A lawsuit filed this week in U.S. Bankruptcy Court alleges that three board members of Lincoln Paper and Tissue pocketed a payout from an insurance company rather than put the money toward repairing a boiler that exploded at the Maine paper plant in 2013.

The lawsuit, filed by unsecured creditors of the bankrupt paper mill, also says the decision to buy pulp and electricity that the impaired boiler had helped produce made the mill unprofitable and ultimately led to a bankruptcy filing a year ago.

The mill in the Penobscot County town of Lincoln was sold at auction in November, reportedly for $5.9 million, to a Boston company that specializes in the liquidation of industrial sites. About 175 mill workers were laid off.

In its bankruptcy filing, Lincoln Paper and Tissue listed hundreds of unsecured creditors. The top 20 were owed an aggregate of more than $5 million.

The suit names the company’s five board members as defendants and alleges that three of them – Keith Van Scotter, CEO of the paper company; John Wissmann, the company’s chief financial officer; and Rod Fisher, a company manager – received cash distributions as a result of settling the insurance claim instead of seeking to have the insurer pay for the repair or replacement of the boiler.

Van Scotter, contacted by phone Thursday, declined to comment.

“I don’t think it’s wise to comment on litigation,” he said. Van Scotter also declined to provide the name of the lawyer or lawyers who will be representing him and the other board members.

Jay Geller, a Portland lawyer who filed the suit on behalf of a committee of unsecured creditors, also declined to discuss the case.

Van Scotter, Wissmann and Fisher were partners in LPT Holding, a separate company that was technically the owner of Lincoln Paper and Tissue. The other two board members, Dan Herring and Douglas Meltzer, are not partners in LPT Holding, and the suit suggests that the pair opposed at least one of the payouts to the holding company that ultimately went to Van Scotter, Wissmann and Fisher.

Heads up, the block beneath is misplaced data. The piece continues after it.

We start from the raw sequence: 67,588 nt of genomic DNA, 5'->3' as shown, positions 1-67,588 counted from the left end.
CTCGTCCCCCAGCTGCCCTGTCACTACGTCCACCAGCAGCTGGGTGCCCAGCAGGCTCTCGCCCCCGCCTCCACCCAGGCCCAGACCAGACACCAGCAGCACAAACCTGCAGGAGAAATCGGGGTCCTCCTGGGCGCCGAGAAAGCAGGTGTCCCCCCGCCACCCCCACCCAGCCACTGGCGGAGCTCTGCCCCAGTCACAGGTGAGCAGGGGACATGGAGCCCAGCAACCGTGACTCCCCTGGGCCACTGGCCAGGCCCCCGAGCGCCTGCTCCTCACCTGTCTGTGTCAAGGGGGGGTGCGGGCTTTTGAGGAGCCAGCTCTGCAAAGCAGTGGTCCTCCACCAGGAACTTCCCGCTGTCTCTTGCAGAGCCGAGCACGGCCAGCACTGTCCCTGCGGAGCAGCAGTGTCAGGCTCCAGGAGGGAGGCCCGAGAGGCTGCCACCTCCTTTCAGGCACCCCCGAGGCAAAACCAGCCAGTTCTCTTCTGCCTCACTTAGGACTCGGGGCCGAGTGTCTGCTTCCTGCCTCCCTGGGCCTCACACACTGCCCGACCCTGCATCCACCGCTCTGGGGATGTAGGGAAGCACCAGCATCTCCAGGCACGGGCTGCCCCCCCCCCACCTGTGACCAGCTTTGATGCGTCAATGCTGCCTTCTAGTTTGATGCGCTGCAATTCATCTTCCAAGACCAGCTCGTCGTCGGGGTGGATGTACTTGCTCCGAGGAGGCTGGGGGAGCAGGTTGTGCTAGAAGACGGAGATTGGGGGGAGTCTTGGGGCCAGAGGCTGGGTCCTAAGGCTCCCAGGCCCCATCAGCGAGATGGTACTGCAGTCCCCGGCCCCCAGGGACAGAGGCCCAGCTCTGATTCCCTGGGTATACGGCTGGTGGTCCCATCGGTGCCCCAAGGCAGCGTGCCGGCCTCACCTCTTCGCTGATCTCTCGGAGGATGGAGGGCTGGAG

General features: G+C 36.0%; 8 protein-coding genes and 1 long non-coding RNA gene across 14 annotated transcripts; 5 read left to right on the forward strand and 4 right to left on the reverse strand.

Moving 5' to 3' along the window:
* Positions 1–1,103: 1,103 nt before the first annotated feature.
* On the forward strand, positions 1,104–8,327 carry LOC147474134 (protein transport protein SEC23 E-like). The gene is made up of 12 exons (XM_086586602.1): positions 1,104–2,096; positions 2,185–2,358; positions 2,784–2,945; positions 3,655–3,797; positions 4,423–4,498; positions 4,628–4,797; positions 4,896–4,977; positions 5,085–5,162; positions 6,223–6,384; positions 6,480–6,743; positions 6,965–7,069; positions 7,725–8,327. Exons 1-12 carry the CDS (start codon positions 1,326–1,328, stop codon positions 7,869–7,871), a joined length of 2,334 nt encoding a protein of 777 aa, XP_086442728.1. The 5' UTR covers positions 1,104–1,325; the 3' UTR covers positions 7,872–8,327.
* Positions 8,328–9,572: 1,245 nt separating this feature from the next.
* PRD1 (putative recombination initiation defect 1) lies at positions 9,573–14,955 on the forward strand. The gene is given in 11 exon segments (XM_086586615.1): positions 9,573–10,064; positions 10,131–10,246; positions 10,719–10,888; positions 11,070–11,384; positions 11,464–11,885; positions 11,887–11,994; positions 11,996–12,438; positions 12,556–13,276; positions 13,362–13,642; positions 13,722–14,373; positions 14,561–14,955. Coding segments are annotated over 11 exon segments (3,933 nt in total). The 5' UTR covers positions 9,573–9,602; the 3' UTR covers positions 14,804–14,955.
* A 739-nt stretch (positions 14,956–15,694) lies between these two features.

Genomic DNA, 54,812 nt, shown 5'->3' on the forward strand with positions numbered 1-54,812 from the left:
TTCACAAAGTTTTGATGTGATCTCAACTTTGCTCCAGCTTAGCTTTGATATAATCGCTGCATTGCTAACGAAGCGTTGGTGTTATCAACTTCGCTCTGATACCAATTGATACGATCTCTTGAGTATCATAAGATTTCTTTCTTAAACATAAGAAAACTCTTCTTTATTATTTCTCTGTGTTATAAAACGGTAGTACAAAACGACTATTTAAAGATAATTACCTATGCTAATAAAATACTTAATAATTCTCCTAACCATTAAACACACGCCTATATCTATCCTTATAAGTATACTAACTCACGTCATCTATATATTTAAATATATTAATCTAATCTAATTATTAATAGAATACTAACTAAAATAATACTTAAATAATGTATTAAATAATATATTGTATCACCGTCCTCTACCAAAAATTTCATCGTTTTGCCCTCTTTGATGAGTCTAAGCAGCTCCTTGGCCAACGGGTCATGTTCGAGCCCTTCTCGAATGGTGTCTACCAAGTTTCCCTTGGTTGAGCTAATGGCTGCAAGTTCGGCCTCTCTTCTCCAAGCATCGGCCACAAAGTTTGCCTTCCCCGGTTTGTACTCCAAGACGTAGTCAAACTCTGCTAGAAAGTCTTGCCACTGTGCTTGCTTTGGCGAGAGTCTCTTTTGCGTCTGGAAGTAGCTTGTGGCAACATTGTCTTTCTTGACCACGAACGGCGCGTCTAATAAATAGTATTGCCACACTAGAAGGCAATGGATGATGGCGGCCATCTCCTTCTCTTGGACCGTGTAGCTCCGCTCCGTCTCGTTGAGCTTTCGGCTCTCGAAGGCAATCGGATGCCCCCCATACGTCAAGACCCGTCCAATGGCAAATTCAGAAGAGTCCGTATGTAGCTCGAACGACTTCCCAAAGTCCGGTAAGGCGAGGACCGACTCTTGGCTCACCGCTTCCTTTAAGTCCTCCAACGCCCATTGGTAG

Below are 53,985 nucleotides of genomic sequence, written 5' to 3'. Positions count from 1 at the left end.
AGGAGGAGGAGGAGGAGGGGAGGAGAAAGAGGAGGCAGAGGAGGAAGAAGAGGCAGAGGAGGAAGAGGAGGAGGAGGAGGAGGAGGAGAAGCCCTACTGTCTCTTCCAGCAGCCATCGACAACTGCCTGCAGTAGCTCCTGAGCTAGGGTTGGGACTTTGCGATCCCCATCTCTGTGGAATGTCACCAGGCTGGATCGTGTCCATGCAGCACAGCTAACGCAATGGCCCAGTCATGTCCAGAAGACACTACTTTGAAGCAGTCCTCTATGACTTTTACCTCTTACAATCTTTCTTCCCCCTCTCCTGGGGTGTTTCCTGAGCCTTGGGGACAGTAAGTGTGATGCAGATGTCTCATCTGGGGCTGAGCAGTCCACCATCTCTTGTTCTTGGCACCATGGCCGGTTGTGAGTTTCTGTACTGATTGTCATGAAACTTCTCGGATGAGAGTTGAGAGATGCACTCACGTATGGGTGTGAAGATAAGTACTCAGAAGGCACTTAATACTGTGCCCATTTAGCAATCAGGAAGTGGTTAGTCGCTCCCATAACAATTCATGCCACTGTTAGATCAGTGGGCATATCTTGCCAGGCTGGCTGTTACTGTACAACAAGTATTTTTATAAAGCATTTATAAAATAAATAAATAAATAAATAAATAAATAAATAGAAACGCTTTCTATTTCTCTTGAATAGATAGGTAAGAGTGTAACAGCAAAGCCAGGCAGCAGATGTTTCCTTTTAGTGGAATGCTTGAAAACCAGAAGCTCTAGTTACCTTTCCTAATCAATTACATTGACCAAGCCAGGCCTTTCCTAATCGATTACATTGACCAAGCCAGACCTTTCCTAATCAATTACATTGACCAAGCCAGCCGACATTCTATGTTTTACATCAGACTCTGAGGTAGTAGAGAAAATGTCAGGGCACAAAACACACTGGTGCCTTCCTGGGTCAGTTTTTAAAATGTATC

After the boiler exploded in November 2013, the suit alleges the mill went from making about $1.2 million a month to losing about $2.9 million a month. The boiler had allowed the company to produce its own pulp, rather than buy it on the open market, and to produce about half the electricity needed to operate the mill, according to the suit.

The boiler was covered by insurance, the suit says, that would have paid for the cost of repair, estimated at $32 million.

The suit alleges that board members, meeting a month after the boiler exploded, determined that if they decided to rebuild the boiler, LPT Holding wouldn’t receive any distributions, or payments, from Lincoln Paper and Tissue in 2013 and 2014. But if they negotiated a settlement with the insurer without using the money for repairs, distributions could be made.

In December 2013, the board accepted the insurance company’s settlement proposal of $49.8 million, of which $3 million was issued to LPT Holding and, ultimately, to three of the directors, the suit says.

The board met again in May 2014 and authorized another distribution of $4 million, the suit says. According to the lawsuit, Herring wanted projections to see if the company’s finances supported that additional distribution, but Wissmann and Van Scotter never provided those projections and, by majority vote, the distributions were made.

“At the time, the board knew or should have known that its decisions to accept the (insurance settlement) offer and to distribute a portion of the insurance proceeds to LPT Holding and then to the members of LPT Holding would impair the financial health” of the company, the suit alleges. At that time, the company was facing a potential acceleration of its payments on a $20 million debt held by JP Morgan Chase and also expected higher operational costs. About $6 million of the settlement already had been spent in the immediate aftermath of the explosion, the suit says.

About a year after receiving nearly $50 million in the insurance settlement, the suit says, the company had to seek $6 million in additional financing and then, four months later, the owners looked for a buyer for the mill, but were unsuccessful.

The suit says the board members breached their duty of loyalty to the company by deciding to take the insurance settlement and then make distributions from that settlement.

It alleges that Van Scotter received $1.24 million in distributions during 2013 and 2014, Wissmann received $1.14 million and Fisher received $830,148.

The lawsuit seeks unspecified damages and costs from the board members.